Gerritzen: „The movie 2001: A Space Odyssey by Stanley Kubrick gave me the idea to build several tunnels under the dome of the Evoluon. They provide separate worlds, different perspectives within the immense space of the building as a whole.”

Click for full photo:

1968 advertisement for cleaning agent Lestoil: ‘Women of the future will make the moon a cleaner place to live.’
Illustration from 1930: ‘Beeldbeelden’, in an album full of futuristic expectations, published by the German margarine manufacturer Echte Wagner.

Kubrick’s tunnel is a classic scene from cinema history: astronaut Dave Bowman (played by Keir Dullea) travels through time, surrounded by hallucinatory rays that travel faster than light. In her tunnels Gerritzen shows ‘eternal dreams’ and ‘timeless challenges’.

For thousands of years, scientists and artists have allowed their imaginations to express what Gerritzen has incorporated into the names of the tunnels. They want to ‘fly like a bird’, ‘never work again’, ‘establish a paradise on earth’, ‘know everything’, ‘live forever’.

The tunnel over the flying person is designed as a passenger plane, including a screen in each seat. An entertaining selection of film fragments is shown, in which people move through the air like birds and/or rockets.

The mix of visual styles is especially fascinating: from clumsy cutting and pasting from films from a century ago to recent high-tech animations. In the meantime, if you look out of the small windows from your airplane seat, you will see a colorful collection of flying objects flash past, including witches on broomsticks.

Devil’s pact

The exhibition not only shows future images from the past, in photography, painting, design and film fragments, ten artists also show new work.

Ancient is the dream of knowledge that makes supreme. See the classic Faust theme: a diabolical pact, a deadly attempt to know more than God. But new is the depiction of this, by the American artist Michael Mandiberg, who has printed large parts of the English Wikipedia and compiled it in 7,471 books.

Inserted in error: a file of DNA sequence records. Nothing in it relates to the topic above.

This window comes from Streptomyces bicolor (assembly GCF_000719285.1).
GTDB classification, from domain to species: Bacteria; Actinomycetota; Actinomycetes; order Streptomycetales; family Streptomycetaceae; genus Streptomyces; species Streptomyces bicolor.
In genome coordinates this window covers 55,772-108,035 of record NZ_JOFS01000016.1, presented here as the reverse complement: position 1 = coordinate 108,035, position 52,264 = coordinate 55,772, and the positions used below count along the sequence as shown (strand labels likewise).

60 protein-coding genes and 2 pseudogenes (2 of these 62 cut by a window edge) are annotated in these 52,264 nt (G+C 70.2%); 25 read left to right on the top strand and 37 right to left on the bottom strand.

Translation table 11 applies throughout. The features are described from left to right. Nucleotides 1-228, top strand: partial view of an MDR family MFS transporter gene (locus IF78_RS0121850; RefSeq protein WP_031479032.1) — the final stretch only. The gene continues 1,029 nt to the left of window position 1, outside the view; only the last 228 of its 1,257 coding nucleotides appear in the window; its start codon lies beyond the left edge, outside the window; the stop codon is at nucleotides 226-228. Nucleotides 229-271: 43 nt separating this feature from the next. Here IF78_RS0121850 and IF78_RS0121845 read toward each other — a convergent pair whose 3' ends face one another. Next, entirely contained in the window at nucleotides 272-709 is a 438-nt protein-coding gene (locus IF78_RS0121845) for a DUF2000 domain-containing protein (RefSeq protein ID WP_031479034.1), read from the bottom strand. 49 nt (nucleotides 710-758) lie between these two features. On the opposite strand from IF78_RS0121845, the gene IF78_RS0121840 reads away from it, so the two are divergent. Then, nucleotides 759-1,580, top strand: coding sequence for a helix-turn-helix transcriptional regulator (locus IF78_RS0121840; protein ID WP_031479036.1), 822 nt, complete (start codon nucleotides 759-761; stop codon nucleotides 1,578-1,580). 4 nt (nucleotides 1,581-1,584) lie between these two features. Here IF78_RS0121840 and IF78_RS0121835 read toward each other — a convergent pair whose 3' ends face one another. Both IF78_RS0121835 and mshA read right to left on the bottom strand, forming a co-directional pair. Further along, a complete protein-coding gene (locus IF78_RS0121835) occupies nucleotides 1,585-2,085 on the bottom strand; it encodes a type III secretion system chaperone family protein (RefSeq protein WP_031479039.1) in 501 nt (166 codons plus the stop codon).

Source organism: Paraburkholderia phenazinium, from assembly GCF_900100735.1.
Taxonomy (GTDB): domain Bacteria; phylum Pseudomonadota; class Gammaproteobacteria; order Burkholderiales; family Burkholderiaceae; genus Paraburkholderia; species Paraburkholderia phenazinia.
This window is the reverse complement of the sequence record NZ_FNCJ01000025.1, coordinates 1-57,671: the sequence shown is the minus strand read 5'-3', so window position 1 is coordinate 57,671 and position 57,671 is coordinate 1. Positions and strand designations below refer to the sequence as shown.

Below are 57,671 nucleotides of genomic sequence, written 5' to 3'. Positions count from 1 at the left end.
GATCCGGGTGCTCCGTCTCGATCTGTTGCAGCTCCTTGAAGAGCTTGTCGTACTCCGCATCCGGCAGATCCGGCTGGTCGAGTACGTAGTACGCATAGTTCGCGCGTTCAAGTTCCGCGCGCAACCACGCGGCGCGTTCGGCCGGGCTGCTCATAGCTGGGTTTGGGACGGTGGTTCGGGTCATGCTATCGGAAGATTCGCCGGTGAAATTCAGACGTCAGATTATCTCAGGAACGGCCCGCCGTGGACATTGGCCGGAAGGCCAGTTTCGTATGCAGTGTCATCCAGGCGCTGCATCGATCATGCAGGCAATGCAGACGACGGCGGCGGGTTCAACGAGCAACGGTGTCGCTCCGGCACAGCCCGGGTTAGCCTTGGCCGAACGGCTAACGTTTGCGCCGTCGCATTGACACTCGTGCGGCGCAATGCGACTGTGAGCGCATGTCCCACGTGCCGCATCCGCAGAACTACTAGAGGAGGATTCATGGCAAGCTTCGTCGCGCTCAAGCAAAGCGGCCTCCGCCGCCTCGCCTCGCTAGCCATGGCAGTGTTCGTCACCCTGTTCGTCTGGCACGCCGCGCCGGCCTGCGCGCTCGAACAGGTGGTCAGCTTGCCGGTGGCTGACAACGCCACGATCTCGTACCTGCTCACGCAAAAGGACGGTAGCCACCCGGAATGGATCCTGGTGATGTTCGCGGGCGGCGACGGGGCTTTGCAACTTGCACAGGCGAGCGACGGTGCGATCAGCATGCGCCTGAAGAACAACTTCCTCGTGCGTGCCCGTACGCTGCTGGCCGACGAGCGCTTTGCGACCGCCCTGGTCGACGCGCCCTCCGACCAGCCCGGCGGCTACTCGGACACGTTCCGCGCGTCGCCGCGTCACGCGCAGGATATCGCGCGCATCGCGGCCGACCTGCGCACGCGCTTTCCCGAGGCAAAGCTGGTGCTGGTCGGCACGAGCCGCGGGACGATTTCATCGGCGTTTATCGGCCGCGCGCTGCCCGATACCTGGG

The Dutch artist Rob Schröder made a haunted house with historical film images of disasters on one wall and opposite life-size portraits of a powerful company. Among them: Donald Trump, Elon Musk, Marine Le Pen and Kim Jong-un. Anyone looking at the images automatically joins dark circles.

This narrative exhibition is more than just looking and reading. Conflicting views constantly provoke surprise and discussion. It is also a real experience, especially on the highest ring under the dome of the Evoluon, which has been set up as a funfair. With laser tag, where you try to touch organs in the body of a pig. Or in a time machine that lets visitors float through the air, looking through VR glasses, and letting them get away from space and time.

For the time being, the exhibition is intended for six months. And then? Over the next ten years, the Evoluon will serve as a breeding ground for Next Naturecenter for research and events in the triangle of nature, technology and design, headed by Koert van Mensvoort.

“The first two or three years we present starters,” he says. “The main course will follow in 2025. Then we will go on a journey with Spaceship Earth. After all, the big question at the moment is: how do we take our planet one step further in a fascinating journey of discovery? Keeping in mind the wonderful quote from Canadian philosopher and researcher Marshall McLuhan: There are no passengers on Spaceship Earth. We are all crew.‘ ”